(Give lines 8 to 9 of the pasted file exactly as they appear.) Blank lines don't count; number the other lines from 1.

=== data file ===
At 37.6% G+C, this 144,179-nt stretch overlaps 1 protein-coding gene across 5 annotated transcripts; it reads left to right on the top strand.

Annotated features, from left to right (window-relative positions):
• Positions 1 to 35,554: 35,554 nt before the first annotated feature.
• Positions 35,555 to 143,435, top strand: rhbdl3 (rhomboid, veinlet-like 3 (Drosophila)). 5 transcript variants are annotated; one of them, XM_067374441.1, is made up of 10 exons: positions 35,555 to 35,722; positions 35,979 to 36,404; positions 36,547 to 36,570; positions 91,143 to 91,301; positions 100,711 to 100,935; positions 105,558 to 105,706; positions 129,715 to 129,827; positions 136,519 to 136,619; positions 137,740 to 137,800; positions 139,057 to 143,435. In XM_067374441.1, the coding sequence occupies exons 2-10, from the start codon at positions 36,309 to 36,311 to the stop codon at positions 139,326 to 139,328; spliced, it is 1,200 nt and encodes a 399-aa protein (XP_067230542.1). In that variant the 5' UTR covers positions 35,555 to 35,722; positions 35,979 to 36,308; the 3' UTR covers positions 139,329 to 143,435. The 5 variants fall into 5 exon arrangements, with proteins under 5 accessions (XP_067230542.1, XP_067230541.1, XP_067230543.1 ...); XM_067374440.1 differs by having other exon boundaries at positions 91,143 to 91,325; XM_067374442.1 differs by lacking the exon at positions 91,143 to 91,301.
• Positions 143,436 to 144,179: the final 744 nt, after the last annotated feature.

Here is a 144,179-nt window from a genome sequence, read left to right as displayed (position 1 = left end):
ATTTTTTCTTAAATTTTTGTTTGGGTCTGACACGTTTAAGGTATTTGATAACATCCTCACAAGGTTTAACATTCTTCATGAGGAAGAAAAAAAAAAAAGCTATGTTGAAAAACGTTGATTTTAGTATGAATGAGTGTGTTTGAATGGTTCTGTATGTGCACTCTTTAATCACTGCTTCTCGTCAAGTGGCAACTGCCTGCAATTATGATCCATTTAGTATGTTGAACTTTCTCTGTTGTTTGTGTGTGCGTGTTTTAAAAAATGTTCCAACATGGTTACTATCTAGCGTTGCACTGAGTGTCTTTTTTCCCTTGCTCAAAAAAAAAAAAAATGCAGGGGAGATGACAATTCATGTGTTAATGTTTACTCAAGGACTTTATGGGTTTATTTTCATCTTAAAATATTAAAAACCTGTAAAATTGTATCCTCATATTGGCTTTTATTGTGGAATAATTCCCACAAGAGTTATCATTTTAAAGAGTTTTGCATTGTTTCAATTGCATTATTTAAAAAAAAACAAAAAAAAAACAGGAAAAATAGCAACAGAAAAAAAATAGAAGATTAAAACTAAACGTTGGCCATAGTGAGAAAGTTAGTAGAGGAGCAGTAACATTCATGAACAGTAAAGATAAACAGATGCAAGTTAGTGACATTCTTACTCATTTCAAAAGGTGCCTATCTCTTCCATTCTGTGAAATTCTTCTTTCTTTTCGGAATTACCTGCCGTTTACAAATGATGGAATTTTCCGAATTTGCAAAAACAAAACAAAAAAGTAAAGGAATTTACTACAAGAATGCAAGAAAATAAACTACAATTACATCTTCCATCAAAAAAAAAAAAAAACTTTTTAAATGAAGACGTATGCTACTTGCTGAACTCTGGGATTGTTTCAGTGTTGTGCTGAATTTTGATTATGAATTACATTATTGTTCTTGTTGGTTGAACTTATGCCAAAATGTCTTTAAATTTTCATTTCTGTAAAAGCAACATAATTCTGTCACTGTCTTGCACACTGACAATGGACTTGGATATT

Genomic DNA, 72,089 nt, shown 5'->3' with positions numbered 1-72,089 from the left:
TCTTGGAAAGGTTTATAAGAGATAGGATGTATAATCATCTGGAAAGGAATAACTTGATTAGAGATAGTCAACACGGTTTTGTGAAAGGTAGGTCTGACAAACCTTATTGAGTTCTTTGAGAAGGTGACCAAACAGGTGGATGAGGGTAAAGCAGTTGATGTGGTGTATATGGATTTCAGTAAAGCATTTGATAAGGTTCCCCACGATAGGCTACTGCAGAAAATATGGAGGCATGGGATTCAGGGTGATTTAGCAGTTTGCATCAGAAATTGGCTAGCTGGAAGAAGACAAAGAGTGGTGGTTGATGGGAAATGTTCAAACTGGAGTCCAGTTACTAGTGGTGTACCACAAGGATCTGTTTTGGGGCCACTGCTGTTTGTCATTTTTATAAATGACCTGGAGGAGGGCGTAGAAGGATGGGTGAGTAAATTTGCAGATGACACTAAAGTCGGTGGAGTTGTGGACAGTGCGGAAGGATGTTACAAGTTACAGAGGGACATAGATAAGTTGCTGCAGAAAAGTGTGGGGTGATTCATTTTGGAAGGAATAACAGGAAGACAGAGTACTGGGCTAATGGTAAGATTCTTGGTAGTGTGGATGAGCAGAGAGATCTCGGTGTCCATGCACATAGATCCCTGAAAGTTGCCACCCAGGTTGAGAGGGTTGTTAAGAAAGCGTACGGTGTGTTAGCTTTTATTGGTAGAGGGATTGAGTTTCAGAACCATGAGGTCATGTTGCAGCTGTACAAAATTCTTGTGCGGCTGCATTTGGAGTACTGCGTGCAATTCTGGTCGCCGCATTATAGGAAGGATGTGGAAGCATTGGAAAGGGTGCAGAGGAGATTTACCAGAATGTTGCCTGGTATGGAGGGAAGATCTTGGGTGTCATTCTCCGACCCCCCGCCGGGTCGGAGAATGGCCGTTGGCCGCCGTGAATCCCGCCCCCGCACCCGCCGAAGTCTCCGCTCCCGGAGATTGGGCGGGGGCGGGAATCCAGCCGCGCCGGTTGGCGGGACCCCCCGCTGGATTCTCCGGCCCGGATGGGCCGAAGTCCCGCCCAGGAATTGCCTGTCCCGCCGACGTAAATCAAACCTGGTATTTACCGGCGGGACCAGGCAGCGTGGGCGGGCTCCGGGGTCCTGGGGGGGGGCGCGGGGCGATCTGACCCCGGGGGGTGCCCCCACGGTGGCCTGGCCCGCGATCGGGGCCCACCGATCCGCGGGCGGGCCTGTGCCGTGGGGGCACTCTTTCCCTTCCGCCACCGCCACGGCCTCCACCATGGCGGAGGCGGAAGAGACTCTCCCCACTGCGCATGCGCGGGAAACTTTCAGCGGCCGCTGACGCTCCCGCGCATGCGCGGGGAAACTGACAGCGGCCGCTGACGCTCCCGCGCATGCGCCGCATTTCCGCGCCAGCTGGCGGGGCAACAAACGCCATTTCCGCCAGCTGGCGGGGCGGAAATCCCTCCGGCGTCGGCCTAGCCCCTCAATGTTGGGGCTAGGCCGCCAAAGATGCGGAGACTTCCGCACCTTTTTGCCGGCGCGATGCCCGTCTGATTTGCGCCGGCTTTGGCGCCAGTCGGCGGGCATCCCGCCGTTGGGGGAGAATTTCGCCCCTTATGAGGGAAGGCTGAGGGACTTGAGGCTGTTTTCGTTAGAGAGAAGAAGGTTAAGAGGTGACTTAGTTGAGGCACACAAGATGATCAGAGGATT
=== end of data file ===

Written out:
Genomic DNA, 72,089 nt, shown 5'->3' with positions numbered 1-72,089 from the left:
TCTTGGAAAGGTTTATAAGAGATAGGATGTATAATCATCTGGAAAGGAATAACTTGATTAGAGATAGTCAACACGGTTTTGTGAAAGGTAGGTCTGACAAACCTTATTGAGTTCTTTGAGAAGGTGACCAAACAGGTGGATGAGGGTAAAGCAGTTGATGTGGTGTATATGGATTTCAGTAAAGCATTTGATAAGGTTCCCCACGATAGGCTACTGCAGAAAATATGGAGGCATGGGATTCAGGGTGATTTAGCAGTTTGCATCAGAAATTGGCTAGCTGGAAGAAGACAAAGAGTGGTGGTTGATGGGAAATGTTCAAACTGGAGTCCAGTTACTAGTGGTGTACCACAAGGATCTGTTTTGGGGCCACTGCTGTTTGTCATTTTTATAAATGACCTGGAGGAGGGCGTAGAAGGATGGGTGAGTAAATTTGCAGATGACACTAAAGTCGGTGGAGTTGTGGACAGTGCGGAAGGATGTTACAAGTTACAGAGGGACATAGATAAGTTGCTGCAGAAAAGTGTGGGGTGATTCATTTTGGAAGGAATAACAGGAAGACAGAGTACTGGGCTAATGGTAAGATTCTTGGTAGTGTGGATGAGCAGAGAGATCTCGGTGTCCATGCACATAGATCCCTGAAAGTTGCCACCCAGGTTGAGAGGGTTGTTAAGAAAGCGTACGGTGTGTTAGCTTTTATTGGTAGAGGGATTGAGTTTCAGAACCATGAGGTCATGTTGCAGCTGTACAAAATTCTTGTGCGGCTGCATTTGGAGTACTGCGTGCAATTCTGGTCGCCGCATTATAGGAAGGATGTGGAAGCATTGGAAAGGGTGCAGAGGAGATTTACCAGAATGTTGCCTGGTATGGAGGGAAGATCTTGGGTGTCATTCTCCGACCCCCCGCCGGGTCGGAGAATGGCCGTTGGCCGCCGTGAATCCCGCCCCCGCACCCGCCGAAGTCTCCGCTCCCGGAGATTGGGCGGGGGCGGGAATCCAGCCGCGCCGGTTGGCGGGACCCCCCGCTGGATTCTCCGGCCCGGATGGGCCGAAGTCCCGCCCAGGAATTGCCTGTCCCGCCGACGTAAATCAAACCTGGTATTTACCGGCGGGACCAGGCAGCGTGGGCGGGCTCCGGGGTCCTGGGGGGGGGCGCGGGGCGATCTGACCCCGGGGGGTGCCCCCACGGTGGCCTGGCCCGCGATCGGGGCCCACCGATCCGCGGGCGGGCCTGTGCCGTGGGGGCACTCTTTCCCTTCCGCCACCGCCACGGCCTCCACCATGGCGGAGGCGGAAGAGACTCTCCCCACTGCGCATGCGCGGGAAACTTTCAGCGGCCGCTGACGCTCCCGCGCATGCGCGGGGAAACTGACAGCGGCCGCTGACGCTCCCGCGCATGCGCCGCATTTCCGCGCCAGCTGGCGGGGCAACAAACGCCATTTCCGCCAGCTGGCGGGGCGGAAATCCCTCCGGCGTCGGCCTAGCCCCTCAATGTTGGGGCTAGGCCGCCAAAGATGCGGAGACTTCCGCACCTTTTTGCCGGCGCGATGCCCGTCTGATTTGCGCCGGCTTTGGCGCCAGTCGGCGGGCATCCCGCCGTTGGGGGAGAATTTCGCCCCTTATGAGGGAAGGCTGAGGGACTTGAGGCTGTTTTCGTTAGAGAGAAGAAGGTTAAGAGGTGACTTAGTTGAGGCACACAAGATGATCAGAGGATT